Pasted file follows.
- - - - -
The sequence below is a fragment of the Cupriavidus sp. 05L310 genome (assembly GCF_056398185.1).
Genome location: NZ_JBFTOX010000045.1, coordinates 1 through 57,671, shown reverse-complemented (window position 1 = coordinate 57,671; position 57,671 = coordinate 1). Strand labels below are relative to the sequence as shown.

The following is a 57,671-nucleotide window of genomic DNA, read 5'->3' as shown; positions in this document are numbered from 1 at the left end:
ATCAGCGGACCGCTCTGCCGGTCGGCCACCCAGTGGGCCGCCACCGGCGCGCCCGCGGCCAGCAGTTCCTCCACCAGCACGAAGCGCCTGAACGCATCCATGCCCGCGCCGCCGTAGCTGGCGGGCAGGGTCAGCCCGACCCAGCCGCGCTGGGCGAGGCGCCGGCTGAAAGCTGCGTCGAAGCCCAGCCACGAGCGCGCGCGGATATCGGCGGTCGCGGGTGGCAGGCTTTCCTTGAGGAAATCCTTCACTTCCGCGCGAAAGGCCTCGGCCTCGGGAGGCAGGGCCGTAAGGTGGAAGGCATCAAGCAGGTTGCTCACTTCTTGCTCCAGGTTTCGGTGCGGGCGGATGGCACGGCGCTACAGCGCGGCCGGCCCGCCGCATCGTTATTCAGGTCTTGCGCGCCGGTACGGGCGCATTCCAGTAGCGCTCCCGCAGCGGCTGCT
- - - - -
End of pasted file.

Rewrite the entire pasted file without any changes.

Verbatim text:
The sequence below is a fragment of the Cupriavidus sp. 05L310 genome (assembly GCF_056398185.1).
Genome location: NZ_JBFTOX010000045.1, coordinates 1 through 57,671, shown reverse-complemented (window position 1 = coordinate 57,671; position 57,671 = coordinate 1). Strand labels below are relative to the sequence as shown.

The following is a 57,671-nucleotide window of genomic DNA, read 5'->3' as shown; positions in this document are numbered from 1 at the left end:
ATCAGCGGACCGCTCTGCCGGTCGGCCACCCAGTGGGCCGCCACCGGCGCGCCCGCGGCCAGCAGTTCCTCCACCAGCACGAAGCGCCTGAACGCATCCATGCCCGCGCCGCCGTAGCTGGCGGGCAGGGTCAGCCCGACCCAGCCGCGCTGGGCGAGGCGCCGGCTGAAAGCTGCGTCGAAGCCCAGCCACGAGCGCGCGCGGATATCGGCGGTCGCGGGTGGCAGGCTTTCCTTGAGGAAATCCTTCACTTCCGCGCGAAAGGCCTCGGCCTCGGGAGGCAGGGCCGTAAGGTGGAAGGCATCAAGCAGGTTGCTCACTTCTTGCTCCAGGTTTCGGTGCGGGCGGATGGCACGGCGCTACAGCGCGGCCGGCCCGCCGCATCGTTATTCAGGTCTTGCGCGCCGGTACGGGCGCATTCCAGTAGCGCTCCCGCAGCGGCTGCT